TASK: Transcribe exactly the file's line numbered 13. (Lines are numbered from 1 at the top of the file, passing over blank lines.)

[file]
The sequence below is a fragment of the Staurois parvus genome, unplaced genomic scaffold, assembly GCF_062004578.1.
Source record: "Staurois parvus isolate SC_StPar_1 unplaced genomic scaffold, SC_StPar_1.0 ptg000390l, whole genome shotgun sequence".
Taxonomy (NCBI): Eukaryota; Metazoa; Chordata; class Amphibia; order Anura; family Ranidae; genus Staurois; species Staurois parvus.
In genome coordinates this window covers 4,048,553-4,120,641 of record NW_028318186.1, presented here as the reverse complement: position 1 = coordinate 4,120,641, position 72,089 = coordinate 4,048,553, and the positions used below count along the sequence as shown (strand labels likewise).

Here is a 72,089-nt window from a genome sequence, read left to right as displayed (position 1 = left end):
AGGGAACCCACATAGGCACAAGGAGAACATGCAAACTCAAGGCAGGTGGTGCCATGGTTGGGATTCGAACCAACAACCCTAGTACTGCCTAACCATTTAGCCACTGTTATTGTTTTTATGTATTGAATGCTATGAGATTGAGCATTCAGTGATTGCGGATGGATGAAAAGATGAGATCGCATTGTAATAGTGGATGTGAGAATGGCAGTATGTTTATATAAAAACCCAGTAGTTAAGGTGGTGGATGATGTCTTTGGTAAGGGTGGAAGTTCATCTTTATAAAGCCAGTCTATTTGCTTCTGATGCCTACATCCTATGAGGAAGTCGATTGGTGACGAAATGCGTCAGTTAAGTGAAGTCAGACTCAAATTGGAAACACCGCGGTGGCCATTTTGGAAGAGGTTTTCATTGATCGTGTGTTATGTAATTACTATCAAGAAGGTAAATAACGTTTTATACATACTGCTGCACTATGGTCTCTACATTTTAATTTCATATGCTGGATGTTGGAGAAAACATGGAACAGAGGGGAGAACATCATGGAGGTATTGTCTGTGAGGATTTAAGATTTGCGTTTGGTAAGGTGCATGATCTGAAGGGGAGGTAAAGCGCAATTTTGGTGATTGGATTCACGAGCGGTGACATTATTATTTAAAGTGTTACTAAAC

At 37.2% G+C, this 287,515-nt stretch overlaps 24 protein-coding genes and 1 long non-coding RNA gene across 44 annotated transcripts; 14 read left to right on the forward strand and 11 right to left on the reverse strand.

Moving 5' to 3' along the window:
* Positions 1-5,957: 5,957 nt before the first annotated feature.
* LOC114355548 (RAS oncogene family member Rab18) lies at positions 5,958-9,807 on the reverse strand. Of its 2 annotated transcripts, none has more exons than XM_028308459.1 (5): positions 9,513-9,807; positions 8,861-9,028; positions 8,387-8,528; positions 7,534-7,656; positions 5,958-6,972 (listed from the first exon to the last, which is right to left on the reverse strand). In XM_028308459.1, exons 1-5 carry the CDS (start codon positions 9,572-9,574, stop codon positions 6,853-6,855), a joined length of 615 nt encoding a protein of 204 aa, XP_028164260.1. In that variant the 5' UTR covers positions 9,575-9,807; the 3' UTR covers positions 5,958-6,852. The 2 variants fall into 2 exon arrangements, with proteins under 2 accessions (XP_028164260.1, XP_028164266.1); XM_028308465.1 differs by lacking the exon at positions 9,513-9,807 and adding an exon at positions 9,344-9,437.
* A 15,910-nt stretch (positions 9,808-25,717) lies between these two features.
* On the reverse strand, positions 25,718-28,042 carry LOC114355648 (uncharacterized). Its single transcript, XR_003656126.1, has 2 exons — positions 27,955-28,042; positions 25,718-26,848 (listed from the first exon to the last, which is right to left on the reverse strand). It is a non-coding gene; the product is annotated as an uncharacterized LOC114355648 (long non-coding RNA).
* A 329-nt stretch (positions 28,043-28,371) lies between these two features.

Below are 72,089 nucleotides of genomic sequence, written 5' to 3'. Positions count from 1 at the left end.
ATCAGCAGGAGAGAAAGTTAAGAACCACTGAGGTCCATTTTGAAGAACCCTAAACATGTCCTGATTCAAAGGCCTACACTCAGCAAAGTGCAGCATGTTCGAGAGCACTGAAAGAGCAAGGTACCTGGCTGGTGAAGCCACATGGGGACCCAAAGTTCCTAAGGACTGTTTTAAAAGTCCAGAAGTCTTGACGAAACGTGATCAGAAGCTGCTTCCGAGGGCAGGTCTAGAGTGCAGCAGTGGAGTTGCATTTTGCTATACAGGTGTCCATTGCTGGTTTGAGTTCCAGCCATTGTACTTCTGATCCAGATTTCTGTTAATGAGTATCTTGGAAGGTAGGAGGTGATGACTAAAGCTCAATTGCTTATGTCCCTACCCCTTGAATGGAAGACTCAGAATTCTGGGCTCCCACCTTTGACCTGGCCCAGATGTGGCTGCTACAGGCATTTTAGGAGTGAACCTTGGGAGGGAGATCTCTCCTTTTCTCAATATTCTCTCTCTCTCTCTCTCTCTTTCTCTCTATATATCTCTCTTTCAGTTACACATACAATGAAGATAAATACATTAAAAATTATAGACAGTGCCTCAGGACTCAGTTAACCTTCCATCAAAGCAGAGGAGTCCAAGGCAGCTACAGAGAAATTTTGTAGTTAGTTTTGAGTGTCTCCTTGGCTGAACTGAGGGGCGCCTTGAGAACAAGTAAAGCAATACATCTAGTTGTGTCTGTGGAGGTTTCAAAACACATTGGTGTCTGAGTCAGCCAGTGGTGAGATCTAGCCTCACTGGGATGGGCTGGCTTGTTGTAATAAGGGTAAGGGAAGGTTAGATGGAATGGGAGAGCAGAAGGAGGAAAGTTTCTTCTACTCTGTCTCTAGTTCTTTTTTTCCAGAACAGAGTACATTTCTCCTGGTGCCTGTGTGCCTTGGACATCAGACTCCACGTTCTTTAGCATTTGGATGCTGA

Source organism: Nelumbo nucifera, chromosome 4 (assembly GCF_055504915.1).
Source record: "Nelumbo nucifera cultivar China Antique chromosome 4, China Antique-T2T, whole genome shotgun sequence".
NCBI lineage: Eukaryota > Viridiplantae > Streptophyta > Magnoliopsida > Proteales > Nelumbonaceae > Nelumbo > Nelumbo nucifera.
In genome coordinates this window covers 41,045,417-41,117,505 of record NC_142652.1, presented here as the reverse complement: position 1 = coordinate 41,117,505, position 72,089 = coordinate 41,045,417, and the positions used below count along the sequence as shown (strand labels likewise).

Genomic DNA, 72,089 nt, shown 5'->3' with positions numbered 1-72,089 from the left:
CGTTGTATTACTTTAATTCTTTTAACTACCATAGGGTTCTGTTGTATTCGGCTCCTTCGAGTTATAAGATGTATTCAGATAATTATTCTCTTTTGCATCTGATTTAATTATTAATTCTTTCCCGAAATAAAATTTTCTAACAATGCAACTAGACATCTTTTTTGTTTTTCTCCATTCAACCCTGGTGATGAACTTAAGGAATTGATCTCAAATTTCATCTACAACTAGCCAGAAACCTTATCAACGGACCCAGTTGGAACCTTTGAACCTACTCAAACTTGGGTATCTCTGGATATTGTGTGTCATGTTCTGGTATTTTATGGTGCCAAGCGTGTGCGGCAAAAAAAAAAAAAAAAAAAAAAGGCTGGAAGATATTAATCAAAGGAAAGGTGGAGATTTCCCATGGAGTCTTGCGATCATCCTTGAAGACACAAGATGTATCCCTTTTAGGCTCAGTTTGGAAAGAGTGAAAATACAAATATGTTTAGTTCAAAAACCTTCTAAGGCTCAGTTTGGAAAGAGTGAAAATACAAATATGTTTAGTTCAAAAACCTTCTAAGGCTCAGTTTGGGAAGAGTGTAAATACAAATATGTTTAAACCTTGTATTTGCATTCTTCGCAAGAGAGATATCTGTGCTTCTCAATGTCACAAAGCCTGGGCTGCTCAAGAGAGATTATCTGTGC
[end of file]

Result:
* A 329-nt stretch (positions 28,043-28,371) lies between these two features.